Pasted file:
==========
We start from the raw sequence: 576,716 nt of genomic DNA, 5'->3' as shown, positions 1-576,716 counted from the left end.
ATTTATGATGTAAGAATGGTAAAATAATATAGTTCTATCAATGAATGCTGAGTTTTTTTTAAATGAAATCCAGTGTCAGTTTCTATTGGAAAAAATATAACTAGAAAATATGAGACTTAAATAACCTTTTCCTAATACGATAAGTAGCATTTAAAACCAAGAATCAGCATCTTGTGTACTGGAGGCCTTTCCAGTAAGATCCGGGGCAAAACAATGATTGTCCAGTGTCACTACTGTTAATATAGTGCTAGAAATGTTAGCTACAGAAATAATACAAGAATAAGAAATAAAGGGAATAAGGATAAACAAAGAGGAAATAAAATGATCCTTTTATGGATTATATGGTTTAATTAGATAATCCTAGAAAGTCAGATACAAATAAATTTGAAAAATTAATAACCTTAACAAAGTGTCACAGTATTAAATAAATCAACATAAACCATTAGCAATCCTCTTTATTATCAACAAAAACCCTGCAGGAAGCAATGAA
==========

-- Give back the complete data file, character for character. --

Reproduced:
We start from the raw sequence: 576,716 nt of genomic DNA, 5'->3' as shown, positions 1-576,716 counted from the left end.
ATTTATGATGTAAGAATGGTAAAATAATATAGTTCTATCAATGAATGCTGAGTTTTTTTTAAATGAAATCCAGTGTCAGTTTCTATTGGAAAAAATATAACTAGAAAATATGAGACTTAAATAACCTTTTCCTAATACGATAAGTAGCATTTAAAACCAAGAATCAGCATCTTGTGTACTGGAGGCCTTTCCAGTAAGATCCGGGGCAAAACAATGATTGTCCAGTGTCACTACTGTTAATATAGTGCTAGAAATGTTAGCTACAGAAATAATACAAGAATAAGAAATAAAGGGAATAAGGATAAACAAAGAGGAAATAAAATGATCCTTTTATGGATTATATGGTTTAATTAGATAATCCTAGAAAGTCAGATACAAATAAATTTGAAAAATTAATAACCTTAACAAAGTGTCACAGTATTAAATAAATCAACATAAACCATTAGCAATCCTCTTTATTATCAACAAAAACCCTGCAGGAAGCAATGAA